Why I won’t be picking up the OnePlus 2

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On Monday, July 27, OnePlus took to the stage to unveil its eagerly-awaited flagship smartphone of 2015, the OnePlus 2. At first, the handset looked very promising with its Snapdragon 810 chipset, 4GB of RAM and $389 price tag. However, once the event had finished and we had time to mull over what we’d just witnessed, it instantly became apparent that the device isn’t a “flagship killer” after all.

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The OnePlus 2’s most noticeable downfall is its specifications. There are set to be two variants up for grabs when the handset launches on August 13 — one with 3GB of RAM and 16GB of internal storage and the other with 64GB of space and 4GB of RAM. They both pack a 5.5-inch Full HD display, a Snapdragon 810 processor and an Adreno 430 GPU.

Now whilst these internals may prove to be somewhat impressive today, they certainly won’t be in two weeks time when Samsung takes the wraps off the Galaxy Note 5 and S6 Edge+ — leaving the OnePlus 2 to strive for the “ 2016 flagship killer” slot it so fervently boasted, but has no real possibility of ascertaining. In actual fact, I’d go as far as to say that the OnePlus 2 will be overtaken before the year is out and almost definitely won’t be able to compete with any of next year’s flagships.

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To be completely honest, the over-exaggerated internals weren’t that much of a big deal for me as OnePlus smartphones do deliver one of the smoothest Android experiences on the market. However, something that is a big deal for me, is the lack of support for NFC, which I’m pretty sure will drive potential OnePlus 2 customers in their droves towards the hordes of competitors offerings that are sure to be out there.

Apple and Samsung have only just recently launched their respective mobile payment platforms (with Google’s Android Pay coming soon) and it’s fairly safe to say that they’ve been a huge success, but these services depend on the Near Field Communication chips that have been integrated into smartphones to operate, and from what we’ve seen so far from a collection of teardown images, the OnePlus 2 does not carry this specific piece of hardware.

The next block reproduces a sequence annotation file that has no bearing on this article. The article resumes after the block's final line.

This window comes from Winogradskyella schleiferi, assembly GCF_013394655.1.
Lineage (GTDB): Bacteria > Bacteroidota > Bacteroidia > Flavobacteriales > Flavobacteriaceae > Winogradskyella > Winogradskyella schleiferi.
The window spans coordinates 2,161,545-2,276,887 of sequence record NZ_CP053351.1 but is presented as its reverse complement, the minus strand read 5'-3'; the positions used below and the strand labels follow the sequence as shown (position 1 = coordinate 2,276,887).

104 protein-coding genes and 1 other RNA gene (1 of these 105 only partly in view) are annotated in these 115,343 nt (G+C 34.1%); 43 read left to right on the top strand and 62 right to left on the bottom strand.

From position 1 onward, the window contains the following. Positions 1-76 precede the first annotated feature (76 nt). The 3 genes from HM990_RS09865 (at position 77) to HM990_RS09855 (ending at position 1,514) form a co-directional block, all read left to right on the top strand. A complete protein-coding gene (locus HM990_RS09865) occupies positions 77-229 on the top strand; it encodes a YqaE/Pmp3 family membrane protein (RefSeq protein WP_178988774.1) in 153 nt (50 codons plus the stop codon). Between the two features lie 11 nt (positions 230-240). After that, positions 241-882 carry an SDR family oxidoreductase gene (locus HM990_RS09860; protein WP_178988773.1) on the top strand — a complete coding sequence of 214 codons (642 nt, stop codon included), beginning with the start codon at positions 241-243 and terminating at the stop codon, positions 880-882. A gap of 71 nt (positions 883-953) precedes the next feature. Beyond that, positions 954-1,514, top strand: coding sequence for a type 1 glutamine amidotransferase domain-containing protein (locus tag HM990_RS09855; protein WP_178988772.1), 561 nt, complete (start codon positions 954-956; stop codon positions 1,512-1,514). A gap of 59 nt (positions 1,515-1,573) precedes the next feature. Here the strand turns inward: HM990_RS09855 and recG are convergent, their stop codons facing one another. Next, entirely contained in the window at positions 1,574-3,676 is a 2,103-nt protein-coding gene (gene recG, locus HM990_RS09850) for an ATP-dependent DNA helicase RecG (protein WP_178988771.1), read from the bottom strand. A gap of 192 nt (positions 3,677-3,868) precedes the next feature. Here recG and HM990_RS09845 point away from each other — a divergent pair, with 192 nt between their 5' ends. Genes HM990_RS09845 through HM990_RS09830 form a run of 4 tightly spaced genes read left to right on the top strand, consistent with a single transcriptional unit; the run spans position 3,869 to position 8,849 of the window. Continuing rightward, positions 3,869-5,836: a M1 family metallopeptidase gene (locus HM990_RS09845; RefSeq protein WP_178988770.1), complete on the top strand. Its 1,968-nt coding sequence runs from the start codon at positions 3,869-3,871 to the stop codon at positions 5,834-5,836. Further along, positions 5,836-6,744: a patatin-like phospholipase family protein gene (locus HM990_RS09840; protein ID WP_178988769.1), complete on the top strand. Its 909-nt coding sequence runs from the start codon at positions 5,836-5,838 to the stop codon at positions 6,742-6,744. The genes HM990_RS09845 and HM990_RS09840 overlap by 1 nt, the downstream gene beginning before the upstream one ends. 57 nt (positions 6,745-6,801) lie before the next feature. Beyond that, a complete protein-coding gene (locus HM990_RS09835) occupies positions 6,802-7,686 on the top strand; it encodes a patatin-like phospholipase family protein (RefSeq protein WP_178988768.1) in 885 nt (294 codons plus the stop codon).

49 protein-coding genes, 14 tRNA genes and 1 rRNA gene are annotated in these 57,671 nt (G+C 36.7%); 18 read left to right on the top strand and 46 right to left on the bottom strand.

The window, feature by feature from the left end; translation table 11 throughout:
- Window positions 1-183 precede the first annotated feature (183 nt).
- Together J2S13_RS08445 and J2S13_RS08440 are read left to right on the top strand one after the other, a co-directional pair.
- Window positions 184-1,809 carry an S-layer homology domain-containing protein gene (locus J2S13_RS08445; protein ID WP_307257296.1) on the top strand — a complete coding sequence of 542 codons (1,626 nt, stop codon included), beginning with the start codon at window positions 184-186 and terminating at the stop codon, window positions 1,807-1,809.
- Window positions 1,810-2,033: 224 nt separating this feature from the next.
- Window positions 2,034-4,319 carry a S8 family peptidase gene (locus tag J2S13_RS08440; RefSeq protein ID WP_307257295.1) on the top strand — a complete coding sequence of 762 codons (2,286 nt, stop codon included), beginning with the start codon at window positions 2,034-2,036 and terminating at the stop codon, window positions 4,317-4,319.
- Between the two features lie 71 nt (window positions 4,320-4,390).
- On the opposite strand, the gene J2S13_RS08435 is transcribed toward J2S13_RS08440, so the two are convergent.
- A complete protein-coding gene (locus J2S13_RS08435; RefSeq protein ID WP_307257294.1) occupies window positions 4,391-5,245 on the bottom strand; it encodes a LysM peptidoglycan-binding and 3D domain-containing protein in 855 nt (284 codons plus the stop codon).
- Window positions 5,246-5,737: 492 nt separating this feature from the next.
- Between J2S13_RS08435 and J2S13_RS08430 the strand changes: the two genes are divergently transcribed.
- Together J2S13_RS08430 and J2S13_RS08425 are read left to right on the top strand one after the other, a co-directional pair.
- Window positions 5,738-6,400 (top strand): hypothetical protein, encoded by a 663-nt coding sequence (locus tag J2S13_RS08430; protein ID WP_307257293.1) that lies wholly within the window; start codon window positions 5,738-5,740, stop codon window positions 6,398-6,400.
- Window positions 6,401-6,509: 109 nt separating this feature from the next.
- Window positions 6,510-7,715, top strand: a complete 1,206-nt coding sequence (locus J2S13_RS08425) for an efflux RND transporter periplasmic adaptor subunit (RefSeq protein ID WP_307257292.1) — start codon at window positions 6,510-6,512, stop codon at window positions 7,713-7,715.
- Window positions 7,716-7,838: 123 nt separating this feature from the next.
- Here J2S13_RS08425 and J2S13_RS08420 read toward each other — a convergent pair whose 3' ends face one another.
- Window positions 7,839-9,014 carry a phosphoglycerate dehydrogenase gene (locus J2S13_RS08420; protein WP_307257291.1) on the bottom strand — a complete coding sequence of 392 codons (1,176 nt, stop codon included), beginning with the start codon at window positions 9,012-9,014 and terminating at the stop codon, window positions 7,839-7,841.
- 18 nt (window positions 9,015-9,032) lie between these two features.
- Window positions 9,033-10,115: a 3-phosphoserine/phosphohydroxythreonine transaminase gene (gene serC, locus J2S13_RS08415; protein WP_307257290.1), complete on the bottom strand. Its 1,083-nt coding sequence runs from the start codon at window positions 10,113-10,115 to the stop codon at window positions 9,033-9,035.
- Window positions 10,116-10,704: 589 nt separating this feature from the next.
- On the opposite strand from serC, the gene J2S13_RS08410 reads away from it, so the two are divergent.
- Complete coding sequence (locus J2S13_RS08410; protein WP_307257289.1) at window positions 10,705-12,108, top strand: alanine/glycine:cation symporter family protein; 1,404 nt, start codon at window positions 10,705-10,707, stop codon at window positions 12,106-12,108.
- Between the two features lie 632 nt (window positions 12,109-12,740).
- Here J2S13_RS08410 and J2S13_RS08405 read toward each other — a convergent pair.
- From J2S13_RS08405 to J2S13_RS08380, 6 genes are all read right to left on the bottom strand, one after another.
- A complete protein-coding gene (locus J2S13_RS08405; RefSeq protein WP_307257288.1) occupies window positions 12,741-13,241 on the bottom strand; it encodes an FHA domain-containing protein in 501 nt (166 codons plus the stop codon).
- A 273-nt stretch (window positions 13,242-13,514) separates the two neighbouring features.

So how can a smartphone aimed at the 2016 market be expected to compete with devices that feature better specifications and support for an emerging technology that’s already taking the world by storm? The simple answer is it can’t.

It’s not as if the OnePlus 2 excels in the display department, either. Although it features a Full HD screen, it’s hugely disappointing to see that the company didn’t opt for a 2K panel, which would enable it at least to compete with the likes of the LG G4 which features one of the best monitors available to date with its 1440 x 2560 resolution and 538 ppi pixel density.

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Don’t get me wrong, I’m not saying that the OnePlus 2 isn’t a good device. It’s a fantastic smartphone, but it’s not the “2016 flagship killer” I expected it to be. For that reason, I won’t be picking one up. I’d rather invest my money in a device that will see me through the next two years and be able to compete with the latest flagships as opposed to lagging behind before 2015 expires. That’s why I’ll be bagging myself the brand new Moto X Style when it hits the shelves. In my eyes, it’s much more bang for your buck.